P160 Management of Obesity in Children with Asthma Using Nutrition Video Counseling


      Asthma and obesity in children are major public health concerns. Asthma makes obesity worse and obesity makes asthma worse. We report a pilot program integrating nutrition video counseling with routine office visits.


      To determine if routine office visits plus nutrition video counseling improve body mass index (BMI), asthma, and obesity quality of life scores.

      Study Design, Setting, Participants

      Obese children ages 7-18 years old with persistent asthma were enrolled into a 6-month program that included 3 visits with a pediatric pulmonologist and a registered dietitian and 4 additional monthly free nutrition video visits using FaceTime, WhatsApp, or Skype. Motivational interviewing guided discussions about why and how to change behaviors such as skipping meals, binge eating, excessive screen time and physical inactivity. Identifying whole foods, nutrition label reading, mindfulness and goal setting skills were taught. At each office visit, subjects underwent evaluation of anthropometric measures, respiratory and nutritional status, and validated quality-of-life measures for asthma (PAQOL) and obesity (Sizing Me Up [SMU] for 7 to 13 years; IWQOL-Kids for 14 to 18 years).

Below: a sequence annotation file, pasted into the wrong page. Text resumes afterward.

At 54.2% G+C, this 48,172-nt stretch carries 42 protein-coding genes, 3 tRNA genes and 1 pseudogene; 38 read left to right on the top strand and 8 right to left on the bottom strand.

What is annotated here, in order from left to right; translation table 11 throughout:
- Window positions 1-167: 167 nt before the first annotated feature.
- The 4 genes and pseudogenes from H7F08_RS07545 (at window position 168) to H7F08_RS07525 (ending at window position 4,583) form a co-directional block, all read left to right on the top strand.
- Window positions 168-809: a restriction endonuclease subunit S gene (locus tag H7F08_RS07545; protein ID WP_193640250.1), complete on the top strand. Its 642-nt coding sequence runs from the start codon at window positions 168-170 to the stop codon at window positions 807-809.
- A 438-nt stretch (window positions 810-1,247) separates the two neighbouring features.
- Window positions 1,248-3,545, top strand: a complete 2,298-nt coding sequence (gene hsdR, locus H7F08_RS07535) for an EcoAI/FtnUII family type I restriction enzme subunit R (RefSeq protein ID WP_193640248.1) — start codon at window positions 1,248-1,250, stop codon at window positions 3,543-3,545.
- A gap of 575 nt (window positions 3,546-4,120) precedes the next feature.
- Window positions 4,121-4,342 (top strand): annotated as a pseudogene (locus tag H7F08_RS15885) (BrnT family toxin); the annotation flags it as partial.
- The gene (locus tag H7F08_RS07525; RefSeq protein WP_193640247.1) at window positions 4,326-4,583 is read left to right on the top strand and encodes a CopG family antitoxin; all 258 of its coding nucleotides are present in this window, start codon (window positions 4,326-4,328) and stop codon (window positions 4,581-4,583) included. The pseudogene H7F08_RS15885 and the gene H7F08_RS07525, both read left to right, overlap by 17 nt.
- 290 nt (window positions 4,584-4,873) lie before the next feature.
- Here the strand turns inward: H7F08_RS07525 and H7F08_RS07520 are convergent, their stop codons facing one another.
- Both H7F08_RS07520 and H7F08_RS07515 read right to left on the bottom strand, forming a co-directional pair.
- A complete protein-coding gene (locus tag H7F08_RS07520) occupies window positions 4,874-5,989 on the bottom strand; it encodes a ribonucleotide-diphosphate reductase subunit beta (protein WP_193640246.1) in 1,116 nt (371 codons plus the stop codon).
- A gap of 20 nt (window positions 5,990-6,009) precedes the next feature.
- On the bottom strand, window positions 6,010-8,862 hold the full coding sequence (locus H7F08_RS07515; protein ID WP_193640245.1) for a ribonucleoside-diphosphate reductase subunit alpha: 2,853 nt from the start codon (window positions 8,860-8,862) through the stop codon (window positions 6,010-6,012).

Measurable Outcome/Analysis

      Participants were assessed for BMI, asthma control, and quality of life measures pre-, mid-, and post-intervention.


      Twenty-one subjects were enrolled; 14 (67%) completed all visits and procedures. Twelve of the 14 (86%) reported improvement in obesity quality of life scores. Median SMU score improved from 61 (IQR 56, 76) to 76 (IQR 72, 77), P = .03. Median IWQOL-Kids score was 95 at baseline, 97 at completion, P = .20. Seven of the 14 (50%) had a decrease in BMI; mean BMI decreased from 33.0 to 31.3, which was not significant. There were no significant changes in pulmonary function or PAQOL.


      In this small pilot study, the addition of video nutrition counseling to enhance office visits showed promising results and allows for deep discussions on the complexities of behavior change. However, future studies should be longer, combined with other multidisciplinary approaches, and have larger sample sizes.
      Funding: Stony Wold-Herbert Fund, Inc.

      Appendix. Supplementary data